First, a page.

Although our 20-minute face-to-face training protocol resulted in similar outcomes as a previous brief training protocol in which outcomes and retention were comparable with multihour training, it differs from the standard of current CPR courses.14,47 However, our protocol complies with all guideline requirements on CPR training.14 The study setting resulted in a young, highly educated group of participants. Although this is an important target group for CPR education, it may limit generalizability of our findings to, for example, elderly civilians. Owing to logistical reasons, CPR skills prior to the test were not assessed and no data on retention of CPR skills will be collected. In total, 8% did not perform the examinations because of the sometimes long waiting lines for the 2 examination rooms, which was related to the appointed restriction in square footage for each research group. Furthermore, we unexpectedly found a baseline difference between both groups in the proportion of health care professionals. This was addressed in stratified analyses, which did not alter our conclusions. Lastly, although we found overall acceptable CPR quality in both groups, the actual CPR performance in real life and the corresponding effect on patient outcome are unknown.
In this randomized trial, we found that VR training was noninferior compared with face-to-face training with respect to chest compression rate but inferior with respect to chest compression depth. Although VR training may hold the potential to reach a larger target population, further development is needed to achieve the chest compression depth and overall CPR skills acquired by face-to-face training.
Corresponding author: Joris Nas, MD, Radboud University Medical Center, Geert Grooteplein Zuid 10, 6525 GA Nijmegen, the Netherlands (email@example.com).
Accepted for Publication: October 29, 2019.
Published Online: November 17, 2019. doi:10.1001/jamacardio.2019.4992
Author Contributions: Dr Nas had full access to all of the data in the study and takes responsibility for the integrity of the data and the accuracy of the data analysis.
Concept and design: Nas, Thannhauser, Vart, van Geuns, van Royen, Bonnes, Brouwer.
Acquisition, analysis, or interpretation of data: Nas, Thannhauser, Vart, van Geuns, Muijsers, Mol, Aarts, Konijnenberg, Gommans, Ahoud-Schoenmakers, Vos, Bonnes, Brouwer.
Drafting of the manuscript: Nas, Thannhauser, Vart, Bonnes, Brouwer.
Critical revision of the manuscript for important intellectual content: Vart, van Geuns, Muijsers, Mol, Aarts, Konijnenberg, Gommans, Ahoud-Schoenmakers, Vos, van Royen, Brouwer.
Statistical analysis: Nas, Thannhauser, Vart, Brouwer.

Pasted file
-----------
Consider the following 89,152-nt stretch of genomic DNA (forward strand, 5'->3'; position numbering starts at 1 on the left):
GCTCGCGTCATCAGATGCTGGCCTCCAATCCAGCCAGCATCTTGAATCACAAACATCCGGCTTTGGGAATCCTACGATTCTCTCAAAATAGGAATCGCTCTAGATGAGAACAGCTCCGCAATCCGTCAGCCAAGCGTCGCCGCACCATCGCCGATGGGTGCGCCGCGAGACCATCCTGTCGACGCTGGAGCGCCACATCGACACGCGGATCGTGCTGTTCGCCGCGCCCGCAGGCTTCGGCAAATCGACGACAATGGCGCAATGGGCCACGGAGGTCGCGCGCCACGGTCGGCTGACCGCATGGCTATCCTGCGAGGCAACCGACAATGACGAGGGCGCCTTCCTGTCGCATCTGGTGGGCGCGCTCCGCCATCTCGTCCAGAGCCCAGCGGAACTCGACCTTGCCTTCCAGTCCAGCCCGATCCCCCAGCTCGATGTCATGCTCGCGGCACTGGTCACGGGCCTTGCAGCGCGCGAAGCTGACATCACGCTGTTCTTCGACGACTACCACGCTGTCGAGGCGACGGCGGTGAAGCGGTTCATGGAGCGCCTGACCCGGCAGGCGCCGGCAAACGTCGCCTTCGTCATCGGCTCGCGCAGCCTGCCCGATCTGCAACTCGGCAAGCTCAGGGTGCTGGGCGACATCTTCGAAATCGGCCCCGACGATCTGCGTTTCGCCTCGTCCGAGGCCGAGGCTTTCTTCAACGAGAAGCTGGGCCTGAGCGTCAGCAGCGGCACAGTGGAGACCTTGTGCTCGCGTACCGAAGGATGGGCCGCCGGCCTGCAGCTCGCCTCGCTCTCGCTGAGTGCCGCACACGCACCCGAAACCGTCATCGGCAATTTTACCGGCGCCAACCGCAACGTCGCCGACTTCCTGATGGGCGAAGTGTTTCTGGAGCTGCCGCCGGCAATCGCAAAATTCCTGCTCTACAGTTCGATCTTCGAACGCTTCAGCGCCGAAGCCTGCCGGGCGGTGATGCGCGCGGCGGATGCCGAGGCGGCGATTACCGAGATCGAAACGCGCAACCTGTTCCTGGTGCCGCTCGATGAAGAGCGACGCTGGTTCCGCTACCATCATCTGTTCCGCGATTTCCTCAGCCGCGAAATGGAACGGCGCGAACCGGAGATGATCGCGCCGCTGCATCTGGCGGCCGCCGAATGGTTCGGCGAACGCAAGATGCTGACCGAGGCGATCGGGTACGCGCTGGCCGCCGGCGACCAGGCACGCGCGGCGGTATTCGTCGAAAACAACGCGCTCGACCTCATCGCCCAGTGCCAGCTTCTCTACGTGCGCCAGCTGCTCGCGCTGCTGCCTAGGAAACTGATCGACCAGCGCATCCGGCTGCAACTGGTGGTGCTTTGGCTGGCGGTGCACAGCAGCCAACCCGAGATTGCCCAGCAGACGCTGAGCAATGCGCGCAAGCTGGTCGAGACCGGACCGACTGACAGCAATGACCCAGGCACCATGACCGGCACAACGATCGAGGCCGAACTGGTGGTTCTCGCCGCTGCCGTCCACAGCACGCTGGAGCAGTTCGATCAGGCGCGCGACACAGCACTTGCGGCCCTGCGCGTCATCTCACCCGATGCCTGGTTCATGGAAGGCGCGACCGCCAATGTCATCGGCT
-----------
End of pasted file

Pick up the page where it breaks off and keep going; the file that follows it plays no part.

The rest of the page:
Obtained funding: Brouwer.
Administrative, technical, or material support: Muijsers, Aarts, Konijnenberg, Ahoud-Schoenmakers, Vos, Bonnes.
Supervision: Vart, van Royen, Bonnes, Brouwer.
Conflict of Interest Disclosures: Dr van Geuns reports grants from Abbott Vascular, Boston Scientific, and Amgen and personal fees from Abbott Vascular outside the submitted work. Dr van Royen received research grants from Abbott, Biotronik, AstraZeneca, and Philips and professional fees from Abbott, MicroPort, Amgen, and Medtronic. No other disclosures were reported.
Funding/Support: Dr Brouwer worked with Zoll, Samsung, Laerdal Medical, and Zeiss to provide study materials.
Role of the Funder/Sponsor: The funding sources had no role in the design and conduct of the study; collection, management, analysis, and interpretation of the data; preparation, review, or approval of the manuscript; and decision to submit the manuscript for publication.
Data Sharing Statement: See Supplement 3.
Meeting Presentation: This paper was presented at the American Heart Association's Scientific Sessions 2019; November 17, 2019; Philadelphia, Pennsylvania.
Additional Contributions: We thank Lowlands Science for providing the opportunity to perform this study during the Lowlands festival. We also thank Laerdal Medical, Zoll, Samsung, and Zeiss for providing the study materials. These parties were not in any way involved in the design or execution of this study. We appreciate the help of Helma Weijenberg (Radboud University Medical), in designing the face-to-face training protocol and Regina Konst, MD (Radboud University Medical), for her help with eFigure 2 in the Supplement. No compensation was received. We are greatly indebted to our face-to-face instructors and all festival attendees who participated in the trial.
Additional Information: Scientific committee: Lars Wik, MD, PhD (Oslo University Hospital, Oslo, Norway), and Giuseppe Ristagno, MD, PhD (Istituto di Ricerche Farmacologiche Mario Negri IRCCS, Milan, Italy). Event committee: Reinier Waalewijn, MD, PhD (National course director advanced life support, Gelre Hospital, Apeldoorn, the Netherlands), and Wiebe de Vries, PhD (University of Applied Sciences Leiden, Leiden, the Netherlands).